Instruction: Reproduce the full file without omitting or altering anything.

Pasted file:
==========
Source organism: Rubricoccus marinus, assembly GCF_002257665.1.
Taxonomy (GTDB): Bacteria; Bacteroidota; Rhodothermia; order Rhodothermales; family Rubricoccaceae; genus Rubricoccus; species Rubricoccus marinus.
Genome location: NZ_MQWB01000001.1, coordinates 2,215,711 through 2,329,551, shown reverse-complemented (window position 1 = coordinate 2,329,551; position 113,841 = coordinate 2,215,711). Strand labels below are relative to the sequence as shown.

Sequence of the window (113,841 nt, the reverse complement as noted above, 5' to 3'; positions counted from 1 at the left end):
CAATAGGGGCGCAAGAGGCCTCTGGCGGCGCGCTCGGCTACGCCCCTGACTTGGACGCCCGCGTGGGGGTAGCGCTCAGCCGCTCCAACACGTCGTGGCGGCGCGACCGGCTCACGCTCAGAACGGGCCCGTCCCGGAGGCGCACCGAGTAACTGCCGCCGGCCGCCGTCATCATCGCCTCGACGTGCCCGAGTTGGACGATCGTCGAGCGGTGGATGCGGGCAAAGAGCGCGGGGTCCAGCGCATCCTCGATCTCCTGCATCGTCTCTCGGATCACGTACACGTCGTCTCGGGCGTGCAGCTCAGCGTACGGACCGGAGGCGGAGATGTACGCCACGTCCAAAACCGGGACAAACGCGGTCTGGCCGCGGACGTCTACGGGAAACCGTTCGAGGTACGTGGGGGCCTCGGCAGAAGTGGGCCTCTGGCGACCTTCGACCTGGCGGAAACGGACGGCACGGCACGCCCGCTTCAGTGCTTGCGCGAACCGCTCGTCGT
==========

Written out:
Source organism: Rubricoccus marinus, assembly GCF_002257665.1.
Taxonomy (GTDB): Bacteria; Bacteroidota; Rhodothermia; order Rhodothermales; family Rubricoccaceae; genus Rubricoccus; species Rubricoccus marinus.
Genome location: NZ_MQWB01000001.1, coordinates 2,215,711 through 2,329,551, shown reverse-complemented (window position 1 = coordinate 2,329,551; position 113,841 = coordinate 2,215,711). Strand labels below are relative to the sequence as shown.

Sequence of the window (113,841 nt, the reverse complement as noted above, 5' to 3'; positions counted from 1 at the left end):
CAATAGGGGCGCAAGAGGCCTCTGGCGGCGCGCTCGGCTACGCCCCTGACTTGGACGCCCGCGTGGGGGTAGCGCTCAGCCGCTCCAACACGTCGTGGCGGCGCGACCGGCTCACGCTCAGAACGGGCCCGTCCCGGAGGCGCACCGAGTAACTGCCGCCGGCCGCCGTCATCATCGCCTCGACGTGCCCGAGTTGGACGATCGTCGAGCGGTGGATGCGGGCAAAGAGCGCGGGGTCCAGCGCATCCTCGATCTCCTGCATCGTCTCTCGGATCACGTACACGTCGTCTCGGGCGTGCAGCTCAGCGTACGGACCGGAGGCGGAGATGTACGCCACGTCCAAAACCGGGACAAACGCGGTCTGGCCGCGGACGTCTACGGGAAACCGTTCGAGGTACGTGGGGGCCTCGGCAGAAGTGGGCCTCTGGCGACCTTCGACCTGGCGGAAACGGACGGCACGGCACGCCCGCTTCAGTGCTTGCGCGAACCGCTCGTCGT